@LauraJolly: Maybe the best way we can honor the legacy of a great man & 41st President of the United States is to commit ourselves to supporting & electing men & women who embody the integrity, humility, service to others & overall decency of which President George H.W. Bush lived his life.

@EvelynPR: I just got word that Steven Antonacci, the man appointed by @FLGovScott arrived today at the elections office in Broward and was cordial to everyone as he came in and shook the employees’ hands. That is a nice gesture as many continue to be concerned about their jobs.

@TheDaraKam: So this just happened. Guy at the bar in Sarasota asked me about Broward County elections. I tried to explain about Brenda Snipes resignation & @FLGovScott suspension and appointment of Antonacci. Guy gets up & leaves, sez I am why he & wife r moving to TN not FL.

@MikeVasilinda: Ran into Richard Corcoran entering the Capitol but it appeared he was heading for the fourth floor. He smiled with I called him “Commissioner.”

@ArekSarkissian: Wife shopping. Sources not calling back. Invite to @FLGovScott holiday reception lost in mail. Time to get killed by kids on GTA Online! YAY

— DAYS UNTIL —

Associated Industries of Florida ‘Building Florida’s Future’ Summit — 1; Partial government shutdown — 3; 2019 Session Interim Committee Meetings begin — 7; 116th Congress convenes — 30; College Football National Championship — 34; Florida’s gubernatorial inauguration — 35; Super Bowl LIII — 61; ‘Hamilton’ comes to the Straz Center — 70; 2019 Legislative Session starts — 91; Tampa mayoral election — 91; ‘Captain Marvel’ release — 94; Iowa Caucuses — 426; 2020 General Election — 700.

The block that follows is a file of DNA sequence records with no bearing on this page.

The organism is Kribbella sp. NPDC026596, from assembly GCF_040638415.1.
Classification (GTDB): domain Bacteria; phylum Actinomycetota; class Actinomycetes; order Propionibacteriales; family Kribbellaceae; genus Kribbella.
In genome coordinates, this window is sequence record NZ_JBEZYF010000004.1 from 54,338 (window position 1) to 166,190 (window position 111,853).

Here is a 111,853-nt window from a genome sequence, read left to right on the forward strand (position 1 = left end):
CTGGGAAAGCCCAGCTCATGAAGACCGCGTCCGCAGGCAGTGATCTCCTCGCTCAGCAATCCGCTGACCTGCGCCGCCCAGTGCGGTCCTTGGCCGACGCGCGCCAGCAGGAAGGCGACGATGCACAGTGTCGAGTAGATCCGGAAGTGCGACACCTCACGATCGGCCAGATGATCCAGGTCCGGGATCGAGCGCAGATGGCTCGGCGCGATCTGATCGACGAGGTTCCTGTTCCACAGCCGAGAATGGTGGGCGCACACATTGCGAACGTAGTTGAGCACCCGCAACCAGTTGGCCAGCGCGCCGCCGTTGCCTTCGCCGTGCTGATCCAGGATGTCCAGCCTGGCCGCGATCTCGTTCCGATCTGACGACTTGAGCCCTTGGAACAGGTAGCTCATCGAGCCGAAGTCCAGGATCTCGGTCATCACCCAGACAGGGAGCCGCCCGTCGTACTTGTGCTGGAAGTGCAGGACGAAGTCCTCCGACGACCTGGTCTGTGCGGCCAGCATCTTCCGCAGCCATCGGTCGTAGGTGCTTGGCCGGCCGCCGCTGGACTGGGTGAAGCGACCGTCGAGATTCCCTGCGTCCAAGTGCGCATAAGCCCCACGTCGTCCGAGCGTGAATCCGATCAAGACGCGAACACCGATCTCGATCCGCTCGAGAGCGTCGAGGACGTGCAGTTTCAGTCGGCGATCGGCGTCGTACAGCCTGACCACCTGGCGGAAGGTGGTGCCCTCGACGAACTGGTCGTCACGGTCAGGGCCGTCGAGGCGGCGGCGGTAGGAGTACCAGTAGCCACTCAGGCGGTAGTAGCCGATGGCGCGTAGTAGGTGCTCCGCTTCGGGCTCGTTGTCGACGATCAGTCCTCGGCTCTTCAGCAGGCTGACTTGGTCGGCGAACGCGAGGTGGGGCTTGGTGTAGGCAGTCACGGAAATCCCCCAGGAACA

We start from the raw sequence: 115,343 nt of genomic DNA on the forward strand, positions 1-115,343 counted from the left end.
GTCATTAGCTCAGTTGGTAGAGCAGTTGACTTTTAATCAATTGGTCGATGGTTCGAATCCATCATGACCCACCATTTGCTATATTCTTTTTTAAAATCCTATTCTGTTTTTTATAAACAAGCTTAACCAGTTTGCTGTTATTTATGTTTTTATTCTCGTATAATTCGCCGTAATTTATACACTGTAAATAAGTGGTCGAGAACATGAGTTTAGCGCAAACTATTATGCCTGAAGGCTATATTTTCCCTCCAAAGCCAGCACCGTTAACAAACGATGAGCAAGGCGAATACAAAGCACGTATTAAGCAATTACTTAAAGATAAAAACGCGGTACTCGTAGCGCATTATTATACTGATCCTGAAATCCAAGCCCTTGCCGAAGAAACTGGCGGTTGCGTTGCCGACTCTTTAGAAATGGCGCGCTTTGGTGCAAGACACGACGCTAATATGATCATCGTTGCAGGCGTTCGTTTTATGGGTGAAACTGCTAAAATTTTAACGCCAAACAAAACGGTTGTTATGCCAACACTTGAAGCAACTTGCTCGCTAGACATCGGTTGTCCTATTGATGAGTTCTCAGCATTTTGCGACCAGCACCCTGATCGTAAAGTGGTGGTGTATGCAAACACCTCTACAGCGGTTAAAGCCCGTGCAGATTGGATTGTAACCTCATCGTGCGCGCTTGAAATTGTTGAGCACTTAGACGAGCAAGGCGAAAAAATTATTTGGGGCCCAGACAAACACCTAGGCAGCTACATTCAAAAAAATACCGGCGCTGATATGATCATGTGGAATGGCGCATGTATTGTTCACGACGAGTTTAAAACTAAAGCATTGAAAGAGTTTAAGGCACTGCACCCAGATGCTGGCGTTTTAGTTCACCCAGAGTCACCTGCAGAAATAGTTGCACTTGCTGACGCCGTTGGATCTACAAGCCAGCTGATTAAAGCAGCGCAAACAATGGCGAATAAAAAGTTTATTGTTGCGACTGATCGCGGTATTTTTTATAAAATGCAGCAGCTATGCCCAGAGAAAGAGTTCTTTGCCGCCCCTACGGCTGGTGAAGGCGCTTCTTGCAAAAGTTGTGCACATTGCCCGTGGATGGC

— TOP STORY —

Neil Combee: ‘Criminal’ Ross Spano broke multiple laws to win” via Jacob Ogles of Florida Politics — “We didn’t know what was happening behind the scenes,” Combee tells Florida Politics. “We were blindsided in broad daylight. Now it all makes sense.” Republican opponent Spano, as it turned out, came into a large amount of money just before the election, not from fundraising but from a personal loan illegally funneled into his campaign account in the guise of a loan from the candidate. Of course, Combee didn’t know then to check Spano’s financial disclosures or to scrutinize rapid expenditure reports. “We weren’t doing opposition research,” he said. “We were just going out and saying what we stand for and believe.” But he did note what he saw in plain view. A supporter complained to the FBI that a campaign stunt by Spano to cover concealed carry courses for voters seemed a lot like a bribe.

Tweet, tweet:

 

— TRANSITION —

Told ya — Richard Corcoran is likely the next education commissioner, former Senate leader says” via Jeffrey Solochek of the Tampa Bay Times — Talk of former House Speaker Corcoran‘s possible ascendance to the top education job in Florida gained steam, as a key insider told the Tampa Bay Times the move is likely, despite the State Board of Education’s recent decision to extend the tenure of Pam Stewart, who now holds the post. “I believe he will be appointed, and if he is, there won’t be any question as to who the new commissioner is or what his beliefs are,” said former state Senate President Don Gaetz. Gaetz said if anyone thought former Gov. Jeb Bush changed Florida’s education landscape, “they will find Richard Corcoran the most disruptive education reformer in our state’s history.” That thought has sent chills down the spines of the groups that advocate for keeping more money and focus on improving district public schools.

If you thought Jeb Bush changed Florida education, you ain’t seen nothing yet.